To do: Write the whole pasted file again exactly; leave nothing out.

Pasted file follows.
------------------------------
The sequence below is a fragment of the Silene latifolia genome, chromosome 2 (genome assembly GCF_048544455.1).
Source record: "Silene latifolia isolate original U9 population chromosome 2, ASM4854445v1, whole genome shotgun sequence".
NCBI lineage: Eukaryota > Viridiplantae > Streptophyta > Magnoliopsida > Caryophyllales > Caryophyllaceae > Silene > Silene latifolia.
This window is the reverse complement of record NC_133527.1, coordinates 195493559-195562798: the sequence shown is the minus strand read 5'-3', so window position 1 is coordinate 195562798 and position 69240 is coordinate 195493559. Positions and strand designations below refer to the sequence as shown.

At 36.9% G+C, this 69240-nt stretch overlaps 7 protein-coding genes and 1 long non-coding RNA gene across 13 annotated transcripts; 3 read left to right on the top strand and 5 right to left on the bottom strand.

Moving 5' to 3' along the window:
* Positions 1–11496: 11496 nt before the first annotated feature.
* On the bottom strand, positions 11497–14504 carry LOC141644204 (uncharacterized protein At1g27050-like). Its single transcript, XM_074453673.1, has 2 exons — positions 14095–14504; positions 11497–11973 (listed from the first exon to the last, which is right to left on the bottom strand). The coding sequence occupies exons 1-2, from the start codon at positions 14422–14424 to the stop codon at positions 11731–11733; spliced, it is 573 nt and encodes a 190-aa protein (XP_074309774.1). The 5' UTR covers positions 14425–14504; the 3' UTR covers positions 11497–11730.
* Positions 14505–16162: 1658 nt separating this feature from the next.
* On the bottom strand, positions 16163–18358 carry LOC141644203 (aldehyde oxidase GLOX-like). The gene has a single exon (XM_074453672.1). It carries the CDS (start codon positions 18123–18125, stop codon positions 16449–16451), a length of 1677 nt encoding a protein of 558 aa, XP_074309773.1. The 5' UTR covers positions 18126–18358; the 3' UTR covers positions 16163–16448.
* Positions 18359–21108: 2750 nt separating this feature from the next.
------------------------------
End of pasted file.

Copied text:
The sequence below is a fragment of the Silene latifolia genome, chromosome 2 (genome assembly GCF_048544455.1).
Source record: "Silene latifolia isolate original U9 population chromosome 2, ASM4854445v1, whole genome shotgun sequence".
NCBI lineage: Eukaryota > Viridiplantae > Streptophyta > Magnoliopsida > Caryophyllales > Caryophyllaceae > Silene > Silene latifolia.
This window is the reverse complement of record NC_133527.1, coordinates 195493559-195562798: the sequence shown is the minus strand read 5'-3', so window position 1 is coordinate 195562798 and position 69240 is coordinate 195493559. Positions and strand designations below refer to the sequence as shown.

At 36.9% G+C, this 69240-nt stretch overlaps 7 protein-coding genes and 1 long non-coding RNA gene across 13 annotated transcripts; 3 read left to right on the top strand and 5 right to left on the bottom strand.

Moving 5' to 3' along the window:
* Positions 1–11496: 11496 nt before the first annotated feature.
* On the bottom strand, positions 11497–14504 carry LOC141644204 (uncharacterized protein At1g27050-like). Its single transcript, XM_074453673.1, has 2 exons — positions 14095–14504; positions 11497–11973 (listed from the first exon to the last, which is right to left on the bottom strand). The coding sequence occupies exons 1-2, from the start codon at positions 14422–14424 to the stop codon at positions 11731–11733; spliced, it is 573 nt and encodes a 190-aa protein (XP_074309774.1). The 5' UTR covers positions 14425–14504; the 3' UTR covers positions 11497–11730.
* Positions 14505–16162: 1658 nt separating this feature from the next.
* On the bottom strand, positions 16163–18358 carry LOC141644203 (aldehyde oxidase GLOX-like). The gene has a single exon (XM_074453672.1). It carries the CDS (start codon positions 18123–18125, stop codon positions 16449–16451), a length of 1677 nt encoding a protein of 558 aa, XP_074309773.1. The 5' UTR covers positions 18126–18358; the 3' UTR covers positions 16163–16448.
* Positions 18359–21108: 2750 nt separating this feature from the next.